AMD RX 6000 GPU pricing is now at or below MSRP in all but one case
Graphics card prices continued to fall last month, although AMD is doing far better in the battle to get under MSRP than Nvidia.
This is the situation going by the regular figures compiled by Tom’s Hardware (opens in new tab) on the pricing of GPUs both at retail and in the second-hand market for the US.
The headline figure is that current-gen GPU retail price tags dropped by 7% on average across the course of July, although once again, many of Nvidia’s graphics cards still remain stubbornly above their MSRP (manufacturer’s recommended pricing).
It’s the same story as with the previous month in that respect, with just the RTX 3090 Ti, RTX 3090 and RTX 3080 Ti under their MSRPs, although they are considerably below that recommended level at 30%, 20% and 21% under respectively.
Nvidia’s RTX 3070 is the next best performer, and while over MSRP, it is at least close (ish), with a 10% premium currently applied. The RTX 3070 Ti and RTX 3080 aren’t too far off that either, being 12% and 14% above MSRP respectively.
The lower-end Nvidia graphics cards are where prices are considerably above the recommended level, with the RTX 3060 and 3060 Ti variant both subject to an 18% hike, and the RTX 3050 suffering from a 20% premium as of the start of August.
As for AMD’s RX 6000 models, the better news is that they are all at or below MSRP save for one exception – the RX 6800 XT, which is only 3% above its recommended price, so hardly represents much of a bitter pricing pill to swallow as such.
The RX 6800 is bang on its MSRP now, and the other RDNA 2 graphics cards are all below MSRP, with the RX 6900 XT leading the way at 25% under. All the RX 6000 graphics cards below the RX 6700 XT are now between 13% and 18% below MSRP, so that’s a decent chunk of a reduction below recommended levels.
As mentioned, this all works out to an average price drop of 7% as of the start of August, and eBay pricing saw a very similar reduction to the tune of 6% on average.
Analysis: Bigger reductions are surely in the pipeline for Nvidia
While it’s disappointing to see that only the top three Nvidia RTX 3000 GPUs are below MSRP still – just the same as was the case a month ago – at least they are considerably lower compared to the recommended price now. In fact, the RTX 3090 Ti, 3090 and 3080 Ti have dropped a further 13%, 17% and 11% respectively over the past month, which is a sizeable decrease.
The stubborn refusal to drop below MSRP seen elsewhere in the Ampere range is somewhat frustrating, although things are going in the right direction, with the RTX 3070 hitting 10% over MSRP (after being 16% over last month). And while the RTX 3050 might still be 20% in excess of its MSRP – and the worst performer overall in that respect – recall that a month ago it was 31% over.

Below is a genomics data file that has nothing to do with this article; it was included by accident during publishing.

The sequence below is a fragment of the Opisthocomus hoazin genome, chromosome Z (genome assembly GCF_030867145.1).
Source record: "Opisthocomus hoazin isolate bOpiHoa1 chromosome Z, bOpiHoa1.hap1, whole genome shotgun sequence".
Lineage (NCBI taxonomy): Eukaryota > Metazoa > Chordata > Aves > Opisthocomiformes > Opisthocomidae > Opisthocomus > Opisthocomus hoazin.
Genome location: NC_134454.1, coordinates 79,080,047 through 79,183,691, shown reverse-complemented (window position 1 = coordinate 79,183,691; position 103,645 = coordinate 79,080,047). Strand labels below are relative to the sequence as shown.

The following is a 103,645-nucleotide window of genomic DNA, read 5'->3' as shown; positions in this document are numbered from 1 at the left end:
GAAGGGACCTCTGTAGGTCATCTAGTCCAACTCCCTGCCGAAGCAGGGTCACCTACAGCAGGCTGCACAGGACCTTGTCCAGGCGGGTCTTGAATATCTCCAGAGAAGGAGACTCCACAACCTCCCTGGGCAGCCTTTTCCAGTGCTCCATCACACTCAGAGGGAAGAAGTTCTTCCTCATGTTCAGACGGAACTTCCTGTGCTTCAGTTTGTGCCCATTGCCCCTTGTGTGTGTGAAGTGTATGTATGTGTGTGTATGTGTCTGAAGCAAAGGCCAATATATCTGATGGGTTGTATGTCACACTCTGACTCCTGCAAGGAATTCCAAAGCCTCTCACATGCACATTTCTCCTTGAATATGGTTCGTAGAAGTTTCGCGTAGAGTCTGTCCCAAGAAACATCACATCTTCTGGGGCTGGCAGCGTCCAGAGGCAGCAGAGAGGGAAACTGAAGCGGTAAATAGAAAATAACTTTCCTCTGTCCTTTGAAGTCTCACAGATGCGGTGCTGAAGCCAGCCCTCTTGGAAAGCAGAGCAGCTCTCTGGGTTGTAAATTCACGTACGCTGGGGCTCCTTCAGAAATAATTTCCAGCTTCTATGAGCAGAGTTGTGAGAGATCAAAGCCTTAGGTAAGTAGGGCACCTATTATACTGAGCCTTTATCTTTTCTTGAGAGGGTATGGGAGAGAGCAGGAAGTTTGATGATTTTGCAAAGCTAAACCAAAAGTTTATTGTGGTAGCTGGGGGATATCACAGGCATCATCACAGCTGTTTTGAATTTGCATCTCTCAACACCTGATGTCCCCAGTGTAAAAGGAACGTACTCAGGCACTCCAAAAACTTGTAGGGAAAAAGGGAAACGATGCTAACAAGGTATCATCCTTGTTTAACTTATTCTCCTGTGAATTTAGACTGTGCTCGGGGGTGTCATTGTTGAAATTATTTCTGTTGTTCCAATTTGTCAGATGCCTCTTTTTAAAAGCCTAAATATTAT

So, while that’s at least something, we were expecting a bit more than this in terms of price reductions, given all we’ve been hearing on the rumor mill lately about reportedly serious excess levels of RTX 3000 stock which will need to be shifted before the next-gen RTX 4000 launch – and the timeframe to do that is rapidly ticking away. Plus the Chinese market has shown some big drops in retail pricing recently, with all of Nvidia’s graphics cards dropping below MSRP in that region, which is a fairly clear sign of the prevailing pricing winds.
What this means, in a nutshell, is that we’re certainly expecting some bigger price drops for Team Green’s GPUs away from the top-tier models, so it’s still worth waiting to see if those are realized in the near future, at least in our books.
As for AMD graphics cards, they’ve exhibited a steadier rate of downward movement, with some GPUs dropping a lot – like the RX 6900 XT which is now 25% under MSRP as opposed to 15% a month ago, and the RX 6400 (now 13% under, compared to the same as MSRP last month), plus the RX 6600 XT (now 18% under, compared to 5%).
There are definitely some reasonable prices to be had, and even some relative bargains for higher-end graphics cards – though that’s to be expected, as folks are less likely to splash out with a huge outlay for a GPU when the next generation (of doubtless much more powerful cards) is not far away.
The used market is still something of a minefield – thanks to auctions flogging off ex-mining GPUs which should be regarded with extreme caution, due to their past heavy workloads – and at any rate, price drops are calming down on that front. The 6% drop in eBay pricing observed this month is not nearly the same as the 14% average decrease recorded a month ago, but for now, we’d be steering clear of the second-hand market for reasons we’ve discussed in plenty of depth in recent articles.